Passionflower (Passiflora spp.)
In the home landscape, Passiflora species are important nectar sources for bees, butterflies and hummingbirds. They also serve as larval host plants for many butterfly species, especially longwing butterflies. The zebra longwing, the state butterfly of Florida, prefers yellow passionflower (P. lutea), two-flowered passionflower (P. biflora) and corky-stemmed passionflower (P. suberosa). The gulf fritillary butterfly feeds on yellow passionflower, stinking passionflower (P. foetida) and maypop (P. incarnata).
Passionflower vines are great climbing plants and will use their tendrils to hold onto anything with which they come in contact. Arbors and trellises are perfect supports for these wonderful vines. In south Florida, these plants bloom on and off all year long. In central and north Florida, passionflower vines will bloom in the warmer months, but a cold winter might cause some dieback.
Contrary to popular belief, the “passion” in passionflower does not refer to love and sexuality, but rather to the passion of Christ. In the 15th and 16th centuries, Spanish Christian missionaries capitalized on the unique physical structures of this plant to teach about the last days of Jesus Christ, and the crucifixion in particular. The pointed tips of the leaves represent the Holy Lance, and the coiling tendrils symbolize the whips used in the flagellation of Christ.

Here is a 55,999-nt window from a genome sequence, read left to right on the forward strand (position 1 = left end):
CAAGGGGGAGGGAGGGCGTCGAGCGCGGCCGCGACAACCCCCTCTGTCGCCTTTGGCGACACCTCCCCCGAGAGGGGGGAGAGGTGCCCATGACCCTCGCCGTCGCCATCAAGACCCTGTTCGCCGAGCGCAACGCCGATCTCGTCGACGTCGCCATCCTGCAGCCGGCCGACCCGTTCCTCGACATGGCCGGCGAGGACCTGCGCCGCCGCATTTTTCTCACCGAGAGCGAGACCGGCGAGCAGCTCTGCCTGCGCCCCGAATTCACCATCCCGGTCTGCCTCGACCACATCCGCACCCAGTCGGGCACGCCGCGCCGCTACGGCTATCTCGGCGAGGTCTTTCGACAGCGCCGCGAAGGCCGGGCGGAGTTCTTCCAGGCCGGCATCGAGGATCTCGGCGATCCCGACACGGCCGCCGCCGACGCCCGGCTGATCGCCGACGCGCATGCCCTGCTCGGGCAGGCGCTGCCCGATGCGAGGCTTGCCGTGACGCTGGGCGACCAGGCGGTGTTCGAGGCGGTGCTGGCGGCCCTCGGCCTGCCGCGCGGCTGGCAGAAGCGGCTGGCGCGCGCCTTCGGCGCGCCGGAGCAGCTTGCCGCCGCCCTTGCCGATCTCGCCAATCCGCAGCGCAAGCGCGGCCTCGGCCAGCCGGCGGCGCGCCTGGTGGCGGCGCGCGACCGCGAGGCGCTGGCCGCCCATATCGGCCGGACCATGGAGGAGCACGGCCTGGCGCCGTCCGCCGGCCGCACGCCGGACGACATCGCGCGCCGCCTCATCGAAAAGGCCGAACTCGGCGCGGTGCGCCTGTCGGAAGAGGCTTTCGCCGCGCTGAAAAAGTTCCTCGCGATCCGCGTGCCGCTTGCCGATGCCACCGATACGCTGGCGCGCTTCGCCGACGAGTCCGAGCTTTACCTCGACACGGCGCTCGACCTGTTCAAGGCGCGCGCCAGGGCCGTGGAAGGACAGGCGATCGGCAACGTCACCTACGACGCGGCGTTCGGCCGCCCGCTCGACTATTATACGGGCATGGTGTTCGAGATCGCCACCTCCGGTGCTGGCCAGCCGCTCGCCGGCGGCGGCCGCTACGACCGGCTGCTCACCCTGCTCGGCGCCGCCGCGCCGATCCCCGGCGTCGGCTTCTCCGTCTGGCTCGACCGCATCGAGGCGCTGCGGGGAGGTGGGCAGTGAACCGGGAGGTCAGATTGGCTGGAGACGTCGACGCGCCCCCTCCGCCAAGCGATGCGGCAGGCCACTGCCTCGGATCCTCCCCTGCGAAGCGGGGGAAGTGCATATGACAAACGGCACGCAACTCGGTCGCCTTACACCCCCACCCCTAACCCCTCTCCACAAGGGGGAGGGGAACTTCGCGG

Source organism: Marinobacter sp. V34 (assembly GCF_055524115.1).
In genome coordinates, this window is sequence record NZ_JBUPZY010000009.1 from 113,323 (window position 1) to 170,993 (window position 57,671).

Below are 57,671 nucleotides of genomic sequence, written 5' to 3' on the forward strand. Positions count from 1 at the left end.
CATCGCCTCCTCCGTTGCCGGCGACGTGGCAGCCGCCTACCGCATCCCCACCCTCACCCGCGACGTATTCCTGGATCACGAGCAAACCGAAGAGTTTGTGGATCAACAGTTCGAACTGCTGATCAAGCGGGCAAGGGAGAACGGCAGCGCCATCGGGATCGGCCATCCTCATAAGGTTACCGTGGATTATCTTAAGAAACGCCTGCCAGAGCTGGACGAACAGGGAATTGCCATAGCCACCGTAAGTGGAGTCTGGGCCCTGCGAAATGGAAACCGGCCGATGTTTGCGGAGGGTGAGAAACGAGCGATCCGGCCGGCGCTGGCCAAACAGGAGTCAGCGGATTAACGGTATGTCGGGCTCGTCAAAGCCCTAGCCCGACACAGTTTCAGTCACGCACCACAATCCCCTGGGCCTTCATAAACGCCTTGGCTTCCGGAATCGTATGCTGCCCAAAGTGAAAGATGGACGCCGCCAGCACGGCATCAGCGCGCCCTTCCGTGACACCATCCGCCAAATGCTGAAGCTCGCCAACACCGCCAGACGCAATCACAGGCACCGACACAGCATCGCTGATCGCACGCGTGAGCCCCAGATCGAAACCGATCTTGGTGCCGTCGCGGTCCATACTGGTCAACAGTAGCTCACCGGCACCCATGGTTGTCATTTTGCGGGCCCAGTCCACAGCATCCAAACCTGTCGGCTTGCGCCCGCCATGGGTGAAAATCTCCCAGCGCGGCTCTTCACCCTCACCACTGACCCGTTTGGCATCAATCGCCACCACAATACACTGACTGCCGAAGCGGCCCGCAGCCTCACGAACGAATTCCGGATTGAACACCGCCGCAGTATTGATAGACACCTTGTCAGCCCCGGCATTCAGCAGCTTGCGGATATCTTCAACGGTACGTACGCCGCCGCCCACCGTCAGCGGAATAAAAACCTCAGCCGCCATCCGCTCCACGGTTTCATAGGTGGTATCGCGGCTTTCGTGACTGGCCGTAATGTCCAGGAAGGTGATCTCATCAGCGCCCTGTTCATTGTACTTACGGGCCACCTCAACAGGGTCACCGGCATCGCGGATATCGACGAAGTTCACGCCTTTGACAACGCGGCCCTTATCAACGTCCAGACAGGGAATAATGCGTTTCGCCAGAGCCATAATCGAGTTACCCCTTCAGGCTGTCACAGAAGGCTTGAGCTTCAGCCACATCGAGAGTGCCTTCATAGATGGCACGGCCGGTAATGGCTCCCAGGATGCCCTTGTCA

The flower bears ten petals and sepals, which represent the ten faithful apostles (remember, Peter denied Christ and Judas betrayed Him). There are also radial filaments on the flower, which represent the crown of thorns. The ovary of this plant is chalice-shaped and thus represents the Holy Grail. Finally, the 3 stigmas symbolize the 3 nails used, and the 5 anthers symbolize the 5 stigmata (4 wounds from the nails and 1 from the lance).